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Thrush in pregnancy

Thrush is an inflammation of the vagina and vulva (outer parts of the genitals).

It is caused by a type of yeast called candida. You are at a higher risk of getting it during pregnancy.

Thrush is uncomfortable, but it won't cause any long term harm. It won't harm your baby either.

Symptoms of thrush

Symptoms of thrush include:

  • itching and soreness of your vulva and vagina
  • vaginal discharge - this is usually thick and white
  • pain during sex
  • stinging when you urinate
  • red, cracked and inflamed skin on your vagina and vulva

Diagnosing thrush

Go to your GP if you think you have thrush.

Your GP may need to examine you. You may need a test to see if you have thrush.

Test for thrush

A cotton swab will be inserted into your vagina to collect a sample of any discharge.

Most doctors will use a speculum. A speculum is a device that is put into your vagina to open your cervix. It makes collecting a sample easier.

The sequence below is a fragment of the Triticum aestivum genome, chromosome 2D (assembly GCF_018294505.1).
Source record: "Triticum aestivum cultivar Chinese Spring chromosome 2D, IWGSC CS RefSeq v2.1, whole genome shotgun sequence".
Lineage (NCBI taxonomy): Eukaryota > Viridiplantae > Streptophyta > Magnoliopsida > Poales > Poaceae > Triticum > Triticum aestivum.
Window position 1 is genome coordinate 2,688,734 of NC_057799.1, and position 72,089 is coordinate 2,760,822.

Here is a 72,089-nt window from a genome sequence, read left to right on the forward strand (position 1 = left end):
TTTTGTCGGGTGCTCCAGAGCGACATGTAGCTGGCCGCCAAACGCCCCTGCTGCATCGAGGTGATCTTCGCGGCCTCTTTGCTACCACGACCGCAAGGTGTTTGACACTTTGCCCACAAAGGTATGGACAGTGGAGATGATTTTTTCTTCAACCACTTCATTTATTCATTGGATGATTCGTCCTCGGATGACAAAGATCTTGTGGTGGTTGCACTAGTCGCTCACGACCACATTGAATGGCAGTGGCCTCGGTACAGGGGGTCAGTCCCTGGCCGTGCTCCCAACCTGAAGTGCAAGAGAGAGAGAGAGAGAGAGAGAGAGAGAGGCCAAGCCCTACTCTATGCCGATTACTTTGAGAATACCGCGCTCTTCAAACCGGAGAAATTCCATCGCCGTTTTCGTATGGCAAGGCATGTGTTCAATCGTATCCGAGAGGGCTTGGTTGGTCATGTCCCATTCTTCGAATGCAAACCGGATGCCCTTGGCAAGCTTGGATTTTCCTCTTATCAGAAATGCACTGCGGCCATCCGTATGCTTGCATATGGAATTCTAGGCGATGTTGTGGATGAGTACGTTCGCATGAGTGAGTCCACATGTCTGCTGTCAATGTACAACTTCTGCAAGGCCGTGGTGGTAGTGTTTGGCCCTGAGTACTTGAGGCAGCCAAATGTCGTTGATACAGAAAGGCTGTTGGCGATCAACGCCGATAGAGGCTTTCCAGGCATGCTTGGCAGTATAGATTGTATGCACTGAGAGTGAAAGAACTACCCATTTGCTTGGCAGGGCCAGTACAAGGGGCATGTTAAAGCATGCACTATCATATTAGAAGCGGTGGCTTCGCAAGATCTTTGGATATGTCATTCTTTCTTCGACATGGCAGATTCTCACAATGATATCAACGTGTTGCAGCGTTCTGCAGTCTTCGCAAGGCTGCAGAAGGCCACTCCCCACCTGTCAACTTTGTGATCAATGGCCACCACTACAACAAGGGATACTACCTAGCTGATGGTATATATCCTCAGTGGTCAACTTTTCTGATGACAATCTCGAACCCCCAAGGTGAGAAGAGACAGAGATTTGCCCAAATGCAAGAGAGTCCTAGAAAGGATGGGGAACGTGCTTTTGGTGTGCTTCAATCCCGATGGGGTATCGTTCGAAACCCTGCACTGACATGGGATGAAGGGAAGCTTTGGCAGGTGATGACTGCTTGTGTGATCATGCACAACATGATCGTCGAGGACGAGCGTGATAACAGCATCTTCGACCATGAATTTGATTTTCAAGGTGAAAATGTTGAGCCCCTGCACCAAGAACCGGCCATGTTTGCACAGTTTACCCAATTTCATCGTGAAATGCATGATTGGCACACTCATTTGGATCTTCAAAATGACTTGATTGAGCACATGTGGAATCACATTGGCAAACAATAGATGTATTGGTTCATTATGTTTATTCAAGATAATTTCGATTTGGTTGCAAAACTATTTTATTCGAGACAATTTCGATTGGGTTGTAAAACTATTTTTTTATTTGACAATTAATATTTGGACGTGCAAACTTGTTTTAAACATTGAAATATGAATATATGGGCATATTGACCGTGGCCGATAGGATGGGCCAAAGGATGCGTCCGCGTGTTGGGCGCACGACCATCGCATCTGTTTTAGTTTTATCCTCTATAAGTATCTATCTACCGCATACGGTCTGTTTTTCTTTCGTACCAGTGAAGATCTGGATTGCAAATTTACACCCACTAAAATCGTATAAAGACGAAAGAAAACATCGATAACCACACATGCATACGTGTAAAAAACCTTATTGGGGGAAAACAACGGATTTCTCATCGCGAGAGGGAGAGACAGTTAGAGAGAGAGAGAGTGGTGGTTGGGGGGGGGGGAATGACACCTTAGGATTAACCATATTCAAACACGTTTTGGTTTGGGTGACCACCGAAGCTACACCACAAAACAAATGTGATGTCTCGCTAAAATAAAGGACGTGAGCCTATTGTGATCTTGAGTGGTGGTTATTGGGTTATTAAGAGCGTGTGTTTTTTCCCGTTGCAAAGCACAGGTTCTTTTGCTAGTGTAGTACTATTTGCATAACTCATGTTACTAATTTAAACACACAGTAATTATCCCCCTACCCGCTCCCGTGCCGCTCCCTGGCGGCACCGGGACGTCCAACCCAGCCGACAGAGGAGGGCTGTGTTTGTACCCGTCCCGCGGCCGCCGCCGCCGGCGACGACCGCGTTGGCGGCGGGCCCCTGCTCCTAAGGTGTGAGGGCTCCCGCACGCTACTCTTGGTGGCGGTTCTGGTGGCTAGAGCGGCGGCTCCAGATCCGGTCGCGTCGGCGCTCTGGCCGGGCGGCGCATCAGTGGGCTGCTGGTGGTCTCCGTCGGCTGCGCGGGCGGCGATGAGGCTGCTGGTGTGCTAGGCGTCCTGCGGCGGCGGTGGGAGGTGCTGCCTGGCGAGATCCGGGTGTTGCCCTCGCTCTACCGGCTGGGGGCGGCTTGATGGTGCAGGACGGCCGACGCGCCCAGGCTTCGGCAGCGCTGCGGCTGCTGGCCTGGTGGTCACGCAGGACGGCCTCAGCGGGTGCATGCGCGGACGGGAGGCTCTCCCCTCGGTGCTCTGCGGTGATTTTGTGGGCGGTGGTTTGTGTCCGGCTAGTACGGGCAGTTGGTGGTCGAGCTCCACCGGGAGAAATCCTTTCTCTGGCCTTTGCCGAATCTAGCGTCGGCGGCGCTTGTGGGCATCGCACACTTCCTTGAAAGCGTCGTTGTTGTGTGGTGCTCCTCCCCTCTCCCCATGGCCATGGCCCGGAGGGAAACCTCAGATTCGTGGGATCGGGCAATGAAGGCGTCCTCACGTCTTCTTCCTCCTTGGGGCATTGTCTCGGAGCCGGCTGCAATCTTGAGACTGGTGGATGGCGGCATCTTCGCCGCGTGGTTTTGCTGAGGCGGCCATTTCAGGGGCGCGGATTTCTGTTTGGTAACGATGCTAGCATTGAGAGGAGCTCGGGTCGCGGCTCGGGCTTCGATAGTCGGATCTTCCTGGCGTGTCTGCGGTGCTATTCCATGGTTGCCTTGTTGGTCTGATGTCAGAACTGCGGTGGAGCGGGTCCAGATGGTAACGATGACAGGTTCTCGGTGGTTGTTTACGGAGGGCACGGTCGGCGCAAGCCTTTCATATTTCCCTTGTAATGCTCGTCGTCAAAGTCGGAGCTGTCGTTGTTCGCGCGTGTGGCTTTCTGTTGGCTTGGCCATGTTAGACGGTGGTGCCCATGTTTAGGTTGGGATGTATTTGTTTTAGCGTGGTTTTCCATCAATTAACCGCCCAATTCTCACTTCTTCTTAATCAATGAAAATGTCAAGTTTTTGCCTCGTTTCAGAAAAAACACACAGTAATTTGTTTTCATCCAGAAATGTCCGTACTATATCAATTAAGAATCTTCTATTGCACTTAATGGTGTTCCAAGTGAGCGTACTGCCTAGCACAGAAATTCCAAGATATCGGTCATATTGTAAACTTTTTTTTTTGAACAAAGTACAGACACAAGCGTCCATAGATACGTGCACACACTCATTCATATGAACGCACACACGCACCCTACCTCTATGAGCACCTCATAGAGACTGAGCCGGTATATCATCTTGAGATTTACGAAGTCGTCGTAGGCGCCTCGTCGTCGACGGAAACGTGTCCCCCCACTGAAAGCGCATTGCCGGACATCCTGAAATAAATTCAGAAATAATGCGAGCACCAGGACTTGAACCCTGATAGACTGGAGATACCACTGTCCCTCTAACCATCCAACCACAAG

The sample will be sent to a lab to be tested.

This test doesn't usually hurt, but it can be uncomfortable. It won't harm your baby.

Treatment of thrush

Talk to your GP about treatment for thrush.

If you buy medicine without a prescription from your GP, always tell the pharmacist that you are pregnant.

Your GP may prescribe an anti-fungal cream. These creams are safe to use during pregnancy. Pregnant women with thrush should use the cream for at least 7 days.

Always wash your hands before and after using anti-fungal creams.

Your doctor may also prescribe a pessary. Pessaries are tablets that are inserted into your vagina.

Tablets for thrush taken by the mouth are not recommended during pregnancy.

Preventing thrush

Prevent thrush and reduce the symptoms by:

  • wearing loose clothes and cotton underwear
  • avoiding perfumed soaps
  • never using douches or deodorants on your vagina
  • washing your genitals using an emollient soap - ask your pharmacist about emollient soaps
  • patting your vagina and vulva dry with a clean towel after washing
  • using condoms during sex to stop the thrush spreading to your partner
  • using non-perfumed panty liners or sanitary pads
  • changing out of damp swimwear or sweaty sports gear as soon as possible

Page last reviewed: 25 July 2023
Next review due: 25 July 2026